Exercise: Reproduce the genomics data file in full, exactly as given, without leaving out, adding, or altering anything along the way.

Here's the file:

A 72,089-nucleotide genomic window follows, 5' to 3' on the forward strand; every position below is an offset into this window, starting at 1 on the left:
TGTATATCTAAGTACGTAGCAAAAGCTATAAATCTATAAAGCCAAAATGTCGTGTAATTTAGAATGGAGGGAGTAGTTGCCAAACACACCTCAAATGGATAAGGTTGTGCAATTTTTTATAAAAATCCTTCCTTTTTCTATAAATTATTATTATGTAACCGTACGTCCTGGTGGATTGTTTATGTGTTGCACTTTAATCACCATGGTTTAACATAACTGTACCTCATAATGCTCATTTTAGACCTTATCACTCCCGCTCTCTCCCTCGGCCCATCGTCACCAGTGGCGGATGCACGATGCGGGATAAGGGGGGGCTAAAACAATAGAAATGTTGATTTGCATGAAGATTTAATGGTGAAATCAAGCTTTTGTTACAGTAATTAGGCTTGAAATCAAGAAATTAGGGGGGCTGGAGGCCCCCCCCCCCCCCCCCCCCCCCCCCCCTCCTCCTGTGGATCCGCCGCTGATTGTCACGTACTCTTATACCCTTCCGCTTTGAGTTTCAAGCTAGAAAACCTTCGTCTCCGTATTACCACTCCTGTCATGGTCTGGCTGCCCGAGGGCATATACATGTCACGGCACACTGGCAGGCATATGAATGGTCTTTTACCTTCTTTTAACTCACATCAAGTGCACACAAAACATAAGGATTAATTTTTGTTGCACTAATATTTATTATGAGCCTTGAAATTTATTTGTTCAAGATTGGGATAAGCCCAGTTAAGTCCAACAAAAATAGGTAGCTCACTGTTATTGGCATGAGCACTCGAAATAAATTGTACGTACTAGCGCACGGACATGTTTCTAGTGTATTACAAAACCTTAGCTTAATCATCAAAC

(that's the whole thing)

A 72,089-nucleotide genomic window follows, 5' to 3' on the forward strand; every position below is an offset into this window, starting at 1 on the left:
TGTATATCTAAGTACGTAGCAAAAGCTATAAATCTATAAAGCCAAAATGTCGTGTAATTTAGAATGGAGGGAGTAGTTGCCAAACACACCTCAAATGGATAAGGTTGTGCAATTTTTTATAAAAATCCTTCCTTTTTCTATAAATTATTATTATGTAACCGTACGTCCTGGTGGATTGTTTATGTGTTGCACTTTAATCACCATGGTTTAACATAACTGTACCTCATAATGCTCATTTTAGACCTTATCACTCCCGCTCTCTCCCTCGGCCCATCGTCACCAGTGGCGGATGCACGATGCGGGATAAGGGGGGGCTAAAACAATAGAAATGTTGATTTGCATGAAGATTTAATGGTGAAATCAAGCTTTTGTTACAGTAATTAGGCTTGAAATCAAGAAATTAGGGGGGCTGGAGGCCCCCCCCCCCCCCCCCCCCCCCCCCCCTCCTCCTGTGGATCCGCCGCTGATTGTCACGTACTCTTATACCCTTCCGCTTTGAGTTTCAAGCTAGAAAACCTTCGTCTCCGTATTACCACTCCTGTCATGGTCTGGCTGCCCGAGGGCATATACATGTCACGGCACACTGGCAGGCATATGAATGGTCTTTTACCTTCTTTTAACTCACATCAAGTGCACACAAAACATAAGGATTAATTTTTGTTGCACTAATATTTATTATGAGCCTTGAAATTTATTTGTTCAAGATTGGGATAAGCCCAGTTAAGTCCAACAAAAATAGGTAGCTCACTGTTATTGGCATGAGCACTCGAAATAAATTGTACGTACTAGCGCACGGACATGTTTCTAGTGTATTACAAAACCTTAGCTTAATCATCAAAC